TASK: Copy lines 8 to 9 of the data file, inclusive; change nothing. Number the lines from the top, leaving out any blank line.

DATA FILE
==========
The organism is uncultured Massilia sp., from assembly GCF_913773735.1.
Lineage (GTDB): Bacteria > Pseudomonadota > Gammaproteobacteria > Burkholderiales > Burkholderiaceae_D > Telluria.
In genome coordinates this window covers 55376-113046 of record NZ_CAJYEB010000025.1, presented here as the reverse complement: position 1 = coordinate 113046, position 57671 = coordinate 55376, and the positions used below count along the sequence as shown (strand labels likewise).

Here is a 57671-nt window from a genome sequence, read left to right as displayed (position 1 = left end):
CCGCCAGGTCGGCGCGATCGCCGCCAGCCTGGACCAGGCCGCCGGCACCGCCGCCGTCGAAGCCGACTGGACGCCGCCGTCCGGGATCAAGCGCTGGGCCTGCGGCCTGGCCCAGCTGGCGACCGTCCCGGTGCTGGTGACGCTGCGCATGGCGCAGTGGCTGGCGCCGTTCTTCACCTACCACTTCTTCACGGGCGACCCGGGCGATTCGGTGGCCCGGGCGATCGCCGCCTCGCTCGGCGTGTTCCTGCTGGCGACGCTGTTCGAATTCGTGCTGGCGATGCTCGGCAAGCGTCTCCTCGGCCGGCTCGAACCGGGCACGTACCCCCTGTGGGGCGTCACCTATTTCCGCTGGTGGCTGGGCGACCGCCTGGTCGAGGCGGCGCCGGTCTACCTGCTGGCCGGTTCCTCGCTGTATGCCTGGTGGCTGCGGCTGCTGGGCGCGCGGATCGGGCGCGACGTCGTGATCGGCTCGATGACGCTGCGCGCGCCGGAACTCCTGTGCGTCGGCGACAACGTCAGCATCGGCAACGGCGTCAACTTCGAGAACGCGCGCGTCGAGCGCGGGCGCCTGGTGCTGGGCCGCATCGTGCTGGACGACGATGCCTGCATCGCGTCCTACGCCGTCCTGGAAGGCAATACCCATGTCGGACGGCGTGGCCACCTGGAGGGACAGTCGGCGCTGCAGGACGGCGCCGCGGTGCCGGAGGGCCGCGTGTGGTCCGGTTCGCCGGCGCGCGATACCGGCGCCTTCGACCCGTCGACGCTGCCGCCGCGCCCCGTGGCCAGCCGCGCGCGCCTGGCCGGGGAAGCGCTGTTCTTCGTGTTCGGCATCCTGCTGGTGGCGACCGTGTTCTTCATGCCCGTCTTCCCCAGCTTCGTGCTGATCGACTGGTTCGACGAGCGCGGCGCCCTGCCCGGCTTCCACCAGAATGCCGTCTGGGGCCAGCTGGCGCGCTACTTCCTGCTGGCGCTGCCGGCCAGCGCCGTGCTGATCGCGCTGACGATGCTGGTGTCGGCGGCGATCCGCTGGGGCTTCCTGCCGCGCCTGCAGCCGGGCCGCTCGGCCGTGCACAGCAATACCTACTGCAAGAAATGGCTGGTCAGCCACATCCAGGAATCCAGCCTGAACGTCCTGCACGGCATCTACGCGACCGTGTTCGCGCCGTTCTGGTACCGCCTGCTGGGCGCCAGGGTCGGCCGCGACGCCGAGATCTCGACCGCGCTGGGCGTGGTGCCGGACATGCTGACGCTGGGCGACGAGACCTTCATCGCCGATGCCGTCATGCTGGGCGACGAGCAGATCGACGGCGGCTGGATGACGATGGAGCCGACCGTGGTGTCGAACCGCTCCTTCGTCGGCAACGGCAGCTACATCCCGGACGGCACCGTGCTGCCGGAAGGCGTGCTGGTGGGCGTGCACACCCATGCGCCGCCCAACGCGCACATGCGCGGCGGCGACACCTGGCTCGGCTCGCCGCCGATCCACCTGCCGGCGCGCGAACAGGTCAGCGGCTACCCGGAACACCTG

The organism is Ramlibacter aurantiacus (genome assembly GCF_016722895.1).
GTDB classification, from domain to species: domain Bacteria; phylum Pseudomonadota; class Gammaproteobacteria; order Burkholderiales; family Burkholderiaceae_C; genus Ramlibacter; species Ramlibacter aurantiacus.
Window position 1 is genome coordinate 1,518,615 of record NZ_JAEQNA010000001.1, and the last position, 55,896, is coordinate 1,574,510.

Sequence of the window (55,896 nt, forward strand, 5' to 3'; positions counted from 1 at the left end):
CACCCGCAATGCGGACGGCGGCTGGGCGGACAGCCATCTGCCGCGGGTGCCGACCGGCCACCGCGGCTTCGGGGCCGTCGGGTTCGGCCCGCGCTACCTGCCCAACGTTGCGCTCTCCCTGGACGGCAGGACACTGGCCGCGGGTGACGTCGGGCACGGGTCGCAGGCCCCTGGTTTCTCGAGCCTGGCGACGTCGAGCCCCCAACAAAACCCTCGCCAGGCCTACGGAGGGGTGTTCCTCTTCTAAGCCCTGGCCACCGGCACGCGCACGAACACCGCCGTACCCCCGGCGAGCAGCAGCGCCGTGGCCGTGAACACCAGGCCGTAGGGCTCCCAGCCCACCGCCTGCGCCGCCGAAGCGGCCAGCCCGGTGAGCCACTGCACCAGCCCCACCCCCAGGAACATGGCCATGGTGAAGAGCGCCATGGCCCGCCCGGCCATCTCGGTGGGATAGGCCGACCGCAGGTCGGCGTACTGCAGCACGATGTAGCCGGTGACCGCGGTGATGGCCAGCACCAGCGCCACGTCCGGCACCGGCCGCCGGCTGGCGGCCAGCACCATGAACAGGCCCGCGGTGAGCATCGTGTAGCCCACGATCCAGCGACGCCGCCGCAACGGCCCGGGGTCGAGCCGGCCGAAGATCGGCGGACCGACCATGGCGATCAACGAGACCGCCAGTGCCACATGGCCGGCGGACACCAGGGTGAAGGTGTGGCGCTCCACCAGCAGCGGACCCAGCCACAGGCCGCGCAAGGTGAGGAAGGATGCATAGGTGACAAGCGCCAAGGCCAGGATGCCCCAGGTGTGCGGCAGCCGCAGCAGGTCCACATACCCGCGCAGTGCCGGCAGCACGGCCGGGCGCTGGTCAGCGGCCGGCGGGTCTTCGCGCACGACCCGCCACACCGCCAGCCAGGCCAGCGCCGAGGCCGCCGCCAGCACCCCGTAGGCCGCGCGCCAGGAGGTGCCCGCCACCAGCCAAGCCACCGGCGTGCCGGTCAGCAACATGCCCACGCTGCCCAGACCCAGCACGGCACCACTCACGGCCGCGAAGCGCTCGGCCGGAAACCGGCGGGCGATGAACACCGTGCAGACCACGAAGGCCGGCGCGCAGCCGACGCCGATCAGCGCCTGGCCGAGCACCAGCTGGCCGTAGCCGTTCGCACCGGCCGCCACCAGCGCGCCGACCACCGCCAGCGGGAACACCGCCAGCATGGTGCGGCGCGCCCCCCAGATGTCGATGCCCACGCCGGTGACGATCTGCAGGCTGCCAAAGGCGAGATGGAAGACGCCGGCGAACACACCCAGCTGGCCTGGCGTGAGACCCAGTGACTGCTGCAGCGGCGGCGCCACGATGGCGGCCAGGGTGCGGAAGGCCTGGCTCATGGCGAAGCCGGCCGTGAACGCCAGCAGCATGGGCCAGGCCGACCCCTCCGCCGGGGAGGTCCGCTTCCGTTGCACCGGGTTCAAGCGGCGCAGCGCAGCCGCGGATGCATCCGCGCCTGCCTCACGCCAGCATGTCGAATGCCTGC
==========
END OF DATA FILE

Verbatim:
Window position 1 is genome coordinate 1,518,615 of record NZ_JAEQNA010000001.1, and the last position, 55,896, is coordinate 1,574,510.

Sequence of the window (55,896 nt, forward strand, 5' to 3'; positions counted from 1 at the left end):